I mentioned earlier that you want a weaker ordering constraint for implementing a mutex. This is the main use case for the acquire-and-release constraints. They provide a pair of boundaries around a set of operations.
If one thread performs an acquire operation on an address and then a release operation, anything that happens between the two must be visible to other threads when they perform an acquire operation on the same memory address. More formally, this design guarantees that all loads written after the acquire actually take place after it, and that all stores written before the release are committed before the release.
When implementing a mutex, for example, you'll perform an acquire operation when locking and a release operation when unlocking. This approach ensures that any updates to data structures protected by the mutex are visible to other threads when they hold the mutex.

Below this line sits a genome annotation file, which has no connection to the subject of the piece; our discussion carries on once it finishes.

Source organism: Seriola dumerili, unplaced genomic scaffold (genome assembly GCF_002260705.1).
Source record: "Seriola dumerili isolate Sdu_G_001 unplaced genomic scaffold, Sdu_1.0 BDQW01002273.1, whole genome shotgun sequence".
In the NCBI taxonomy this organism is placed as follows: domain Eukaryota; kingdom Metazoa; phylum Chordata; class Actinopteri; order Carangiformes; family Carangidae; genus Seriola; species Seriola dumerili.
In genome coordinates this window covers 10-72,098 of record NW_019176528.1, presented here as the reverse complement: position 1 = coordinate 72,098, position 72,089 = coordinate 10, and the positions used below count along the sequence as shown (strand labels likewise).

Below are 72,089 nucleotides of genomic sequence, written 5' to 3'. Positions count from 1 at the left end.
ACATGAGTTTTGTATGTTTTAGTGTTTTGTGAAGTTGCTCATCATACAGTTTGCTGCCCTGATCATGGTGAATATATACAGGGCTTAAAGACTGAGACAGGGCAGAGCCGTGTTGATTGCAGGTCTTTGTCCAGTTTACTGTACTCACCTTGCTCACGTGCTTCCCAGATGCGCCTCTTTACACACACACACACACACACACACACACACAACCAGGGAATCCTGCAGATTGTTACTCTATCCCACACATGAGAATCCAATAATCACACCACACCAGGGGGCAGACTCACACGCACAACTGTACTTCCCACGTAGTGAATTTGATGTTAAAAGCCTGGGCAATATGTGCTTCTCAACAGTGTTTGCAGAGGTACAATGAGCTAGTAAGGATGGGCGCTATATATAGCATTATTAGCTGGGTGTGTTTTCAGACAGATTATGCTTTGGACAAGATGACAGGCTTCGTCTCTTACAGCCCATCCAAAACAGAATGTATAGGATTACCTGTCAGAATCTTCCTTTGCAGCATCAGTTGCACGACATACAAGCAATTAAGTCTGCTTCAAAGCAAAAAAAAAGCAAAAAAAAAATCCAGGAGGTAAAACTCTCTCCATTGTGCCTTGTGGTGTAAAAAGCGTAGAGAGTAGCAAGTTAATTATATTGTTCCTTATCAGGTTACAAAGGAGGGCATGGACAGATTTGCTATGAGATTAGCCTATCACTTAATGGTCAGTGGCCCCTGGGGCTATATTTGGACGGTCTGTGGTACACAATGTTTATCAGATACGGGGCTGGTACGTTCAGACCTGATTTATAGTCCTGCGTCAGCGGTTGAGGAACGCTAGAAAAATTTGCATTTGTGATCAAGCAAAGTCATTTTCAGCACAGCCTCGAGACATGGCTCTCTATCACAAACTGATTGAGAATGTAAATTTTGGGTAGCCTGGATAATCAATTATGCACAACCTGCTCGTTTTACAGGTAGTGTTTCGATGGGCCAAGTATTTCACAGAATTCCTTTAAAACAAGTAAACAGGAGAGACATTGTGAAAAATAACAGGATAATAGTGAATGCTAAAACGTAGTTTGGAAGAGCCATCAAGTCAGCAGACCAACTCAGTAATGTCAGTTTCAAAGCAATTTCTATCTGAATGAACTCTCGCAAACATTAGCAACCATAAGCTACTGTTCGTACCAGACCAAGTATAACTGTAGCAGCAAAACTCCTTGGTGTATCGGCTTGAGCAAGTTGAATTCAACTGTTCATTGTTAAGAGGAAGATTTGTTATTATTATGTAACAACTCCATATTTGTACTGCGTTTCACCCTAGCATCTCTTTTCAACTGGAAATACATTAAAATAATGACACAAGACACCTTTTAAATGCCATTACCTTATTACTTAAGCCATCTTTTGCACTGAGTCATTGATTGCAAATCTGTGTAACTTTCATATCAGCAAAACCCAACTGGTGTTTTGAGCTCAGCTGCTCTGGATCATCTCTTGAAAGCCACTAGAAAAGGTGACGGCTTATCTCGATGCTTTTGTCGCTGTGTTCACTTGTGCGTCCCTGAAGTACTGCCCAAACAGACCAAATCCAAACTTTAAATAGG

For efficiency, there are a couple of extra variants. One is consume. This is a (much!) weaker form of an acquire ordering. Like an acquire ordering, it ensures that loads reordered after it are not moved before it, but only in cases where they depend on that value. For example, if you perform a consume operation to load a pointer and then you dereference it, the dereferencing won't be moved before the consume.
The other variant is a combined acquire-and-release. The rationale for including this in the specification proposed using a bitfield for a large set of locks as a use case. You would use a single acquire-and-release operation when updating a word in the bitfield. For example, you could protect every field in a structure with one bit in a bitfield, and then use a single compare-and-exchange operation with acquire-release semantics to release the locks on some fields, and acquire-and-release others.